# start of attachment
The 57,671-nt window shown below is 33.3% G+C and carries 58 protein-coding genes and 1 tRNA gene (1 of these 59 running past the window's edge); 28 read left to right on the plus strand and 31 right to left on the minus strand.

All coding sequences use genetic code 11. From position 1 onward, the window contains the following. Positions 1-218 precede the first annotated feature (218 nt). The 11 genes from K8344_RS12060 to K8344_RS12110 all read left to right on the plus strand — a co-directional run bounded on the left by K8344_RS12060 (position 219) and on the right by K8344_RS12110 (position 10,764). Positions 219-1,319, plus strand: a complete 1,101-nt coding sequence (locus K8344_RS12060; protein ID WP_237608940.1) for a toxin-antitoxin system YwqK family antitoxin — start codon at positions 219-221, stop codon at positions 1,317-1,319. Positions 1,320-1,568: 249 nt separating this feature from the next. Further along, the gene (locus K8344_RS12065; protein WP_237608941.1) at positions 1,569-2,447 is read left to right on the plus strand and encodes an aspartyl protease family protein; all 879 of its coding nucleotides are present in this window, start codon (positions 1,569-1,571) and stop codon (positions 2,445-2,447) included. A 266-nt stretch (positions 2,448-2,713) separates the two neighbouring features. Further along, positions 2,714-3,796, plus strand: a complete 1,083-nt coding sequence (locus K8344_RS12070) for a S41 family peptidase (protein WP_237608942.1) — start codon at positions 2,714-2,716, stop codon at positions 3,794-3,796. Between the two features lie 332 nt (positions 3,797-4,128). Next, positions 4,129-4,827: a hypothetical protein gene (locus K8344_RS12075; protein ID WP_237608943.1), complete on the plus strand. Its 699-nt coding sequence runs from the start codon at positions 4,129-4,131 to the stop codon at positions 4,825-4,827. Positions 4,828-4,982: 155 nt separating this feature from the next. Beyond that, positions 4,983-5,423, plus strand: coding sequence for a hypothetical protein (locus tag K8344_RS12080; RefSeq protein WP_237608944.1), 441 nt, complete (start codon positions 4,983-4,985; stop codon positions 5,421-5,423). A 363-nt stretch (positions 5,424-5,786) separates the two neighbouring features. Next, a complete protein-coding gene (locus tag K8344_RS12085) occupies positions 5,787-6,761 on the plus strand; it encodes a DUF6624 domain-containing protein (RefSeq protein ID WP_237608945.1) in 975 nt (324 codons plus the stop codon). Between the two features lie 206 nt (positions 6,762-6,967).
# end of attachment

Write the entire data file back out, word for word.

The 57,671-nt window shown below is 33.3% G+C and carries 58 protein-coding genes and 1 tRNA gene (1 of these 59 running past the window's edge); 28 read left to right on the plus strand and 31 right to left on the minus strand.

All coding sequences use genetic code 11. From position 1 onward, the window contains the following. Positions 1-218 precede the first annotated feature (218 nt). The 11 genes from K8344_RS12060 to K8344_RS12110 all read left to right on the plus strand — a co-directional run bounded on the left by K8344_RS12060 (position 219) and on the right by K8344_RS12110 (position 10,764). Positions 219-1,319, plus strand: a complete 1,101-nt coding sequence (locus K8344_RS12060; protein ID WP_237608940.1) for a toxin-antitoxin system YwqK family antitoxin — start codon at positions 219-221, stop codon at positions 1,317-1,319. Positions 1,320-1,568: 249 nt separating this feature from the next. Further along, the gene (locus K8344_RS12065; protein WP_237608941.1) at positions 1,569-2,447 is read left to right on the plus strand and encodes an aspartyl protease family protein; all 879 of its coding nucleotides are present in this window, start codon (positions 1,569-1,571) and stop codon (positions 2,445-2,447) included. A 266-nt stretch (positions 2,448-2,713) separates the two neighbouring features. Further along, positions 2,714-3,796, plus strand: a complete 1,083-nt coding sequence (locus K8344_RS12070) for a S41 family peptidase (protein WP_237608942.1) — start codon at positions 2,714-2,716, stop codon at positions 3,794-3,796. Between the two features lie 332 nt (positions 3,797-4,128). Next, positions 4,129-4,827: a hypothetical protein gene (locus K8344_RS12075; protein ID WP_237608943.1), complete on the plus strand. Its 699-nt coding sequence runs from the start codon at positions 4,129-4,131 to the stop codon at positions 4,825-4,827. Positions 4,828-4,982: 155 nt separating this feature from the next. Beyond that, positions 4,983-5,423, plus strand: coding sequence for a hypothetical protein (locus tag K8344_RS12080; RefSeq protein WP_237608944.1), 441 nt, complete (start codon positions 4,983-4,985; stop codon positions 5,421-5,423). A 363-nt stretch (positions 5,424-5,786) separates the two neighbouring features. Next, a complete protein-coding gene (locus tag K8344_RS12085) occupies positions 5,787-6,761 on the plus strand; it encodes a DUF6624 domain-containing protein (RefSeq protein ID WP_237608945.1) in 975 nt (324 codons plus the stop codon). Between the two features lie 206 nt (positions 6,762-6,967).